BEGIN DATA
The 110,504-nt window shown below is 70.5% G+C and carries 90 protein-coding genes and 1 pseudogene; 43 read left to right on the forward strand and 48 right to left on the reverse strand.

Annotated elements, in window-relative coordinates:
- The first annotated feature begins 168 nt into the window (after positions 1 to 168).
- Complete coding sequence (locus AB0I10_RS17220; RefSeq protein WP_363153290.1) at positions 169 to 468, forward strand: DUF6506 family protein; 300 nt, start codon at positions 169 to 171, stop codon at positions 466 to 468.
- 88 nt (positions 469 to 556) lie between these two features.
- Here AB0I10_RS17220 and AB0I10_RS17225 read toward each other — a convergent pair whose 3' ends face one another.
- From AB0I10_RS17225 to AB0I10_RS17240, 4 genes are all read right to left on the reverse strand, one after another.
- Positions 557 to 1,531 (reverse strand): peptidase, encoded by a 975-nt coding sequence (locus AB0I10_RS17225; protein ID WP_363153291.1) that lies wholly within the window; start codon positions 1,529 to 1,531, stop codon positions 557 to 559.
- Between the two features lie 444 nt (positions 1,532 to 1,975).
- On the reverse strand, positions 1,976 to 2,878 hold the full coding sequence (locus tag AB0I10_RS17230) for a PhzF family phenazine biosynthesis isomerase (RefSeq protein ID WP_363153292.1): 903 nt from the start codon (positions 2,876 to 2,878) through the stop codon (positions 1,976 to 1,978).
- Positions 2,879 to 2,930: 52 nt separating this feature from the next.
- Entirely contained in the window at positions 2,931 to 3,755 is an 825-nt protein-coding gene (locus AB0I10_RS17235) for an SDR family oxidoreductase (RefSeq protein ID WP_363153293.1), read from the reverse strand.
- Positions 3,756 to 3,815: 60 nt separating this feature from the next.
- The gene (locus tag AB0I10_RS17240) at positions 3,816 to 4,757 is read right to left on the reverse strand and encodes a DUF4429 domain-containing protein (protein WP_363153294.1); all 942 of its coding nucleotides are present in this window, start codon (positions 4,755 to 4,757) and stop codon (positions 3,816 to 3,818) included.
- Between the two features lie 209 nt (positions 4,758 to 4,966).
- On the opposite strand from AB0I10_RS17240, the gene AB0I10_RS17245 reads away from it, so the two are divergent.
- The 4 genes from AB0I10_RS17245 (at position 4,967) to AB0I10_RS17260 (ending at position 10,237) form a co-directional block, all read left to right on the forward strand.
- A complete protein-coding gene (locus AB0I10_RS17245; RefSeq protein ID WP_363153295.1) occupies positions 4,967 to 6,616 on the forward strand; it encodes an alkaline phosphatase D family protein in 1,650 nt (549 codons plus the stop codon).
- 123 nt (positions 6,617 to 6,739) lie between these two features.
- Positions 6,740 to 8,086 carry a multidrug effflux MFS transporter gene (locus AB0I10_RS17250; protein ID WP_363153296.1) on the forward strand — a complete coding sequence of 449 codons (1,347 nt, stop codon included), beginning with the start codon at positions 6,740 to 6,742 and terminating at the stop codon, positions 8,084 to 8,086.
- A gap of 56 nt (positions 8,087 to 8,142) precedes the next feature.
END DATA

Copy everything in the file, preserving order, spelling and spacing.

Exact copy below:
The 110,504-nt window shown below is 70.5% G+C and carries 90 protein-coding genes and 1 pseudogene; 43 read left to right on the forward strand and 48 right to left on the reverse strand.

Annotated elements, in window-relative coordinates:
- The first annotated feature begins 168 nt into the window (after positions 1 to 168).
- Complete coding sequence (locus AB0I10_RS17220; RefSeq protein WP_363153290.1) at positions 169 to 468, forward strand: DUF6506 family protein; 300 nt, start codon at positions 169 to 171, stop codon at positions 466 to 468.
- 88 nt (positions 469 to 556) lie between these two features.
- Here AB0I10_RS17220 and AB0I10_RS17225 read toward each other — a convergent pair whose 3' ends face one another.
- From AB0I10_RS17225 to AB0I10_RS17240, 4 genes are all read right to left on the reverse strand, one after another.
- Positions 557 to 1,531 (reverse strand): peptidase, encoded by a 975-nt coding sequence (locus AB0I10_RS17225; protein ID WP_363153291.1) that lies wholly within the window; start codon positions 1,529 to 1,531, stop codon positions 557 to 559.
- Between the two features lie 444 nt (positions 1,532 to 1,975).
- On the reverse strand, positions 1,976 to 2,878 hold the full coding sequence (locus tag AB0I10_RS17230) for a PhzF family phenazine biosynthesis isomerase (RefSeq protein ID WP_363153292.1): 903 nt from the start codon (positions 2,876 to 2,878) through the stop codon (positions 1,976 to 1,978).
- Positions 2,879 to 2,930: 52 nt separating this feature from the next.
- Entirely contained in the window at positions 2,931 to 3,755 is an 825-nt protein-coding gene (locus AB0I10_RS17235) for an SDR family oxidoreductase (RefSeq protein ID WP_363153293.1), read from the reverse strand.
- Positions 3,756 to 3,815: 60 nt separating this feature from the next.
- The gene (locus tag AB0I10_RS17240) at positions 3,816 to 4,757 is read right to left on the reverse strand and encodes a DUF4429 domain-containing protein (protein WP_363153294.1); all 942 of its coding nucleotides are present in this window, start codon (positions 4,755 to 4,757) and stop codon (positions 3,816 to 3,818) included.
- Between the two features lie 209 nt (positions 4,758 to 4,966).
- On the opposite strand from AB0I10_RS17240, the gene AB0I10_RS17245 reads away from it, so the two are divergent.
- The 4 genes from AB0I10_RS17245 (at position 4,967) to AB0I10_RS17260 (ending at position 10,237) form a co-directional block, all read left to right on the forward strand.
- A complete protein-coding gene (locus AB0I10_RS17245; RefSeq protein ID WP_363153295.1) occupies positions 4,967 to 6,616 on the forward strand; it encodes an alkaline phosphatase D family protein in 1,650 nt (549 codons plus the stop codon).
- 123 nt (positions 6,617 to 6,739) lie between these two features.
- Positions 6,740 to 8,086 carry a multidrug effflux MFS transporter gene (locus AB0I10_RS17250; protein ID WP_363153296.1) on the forward strand — a complete coding sequence of 449 codons (1,347 nt, stop codon included), beginning with the start codon at positions 6,740 to 6,742 and terminating at the stop codon, positions 8,084 to 8,086.
- A gap of 56 nt (positions 8,087 to 8,142) precedes the next feature.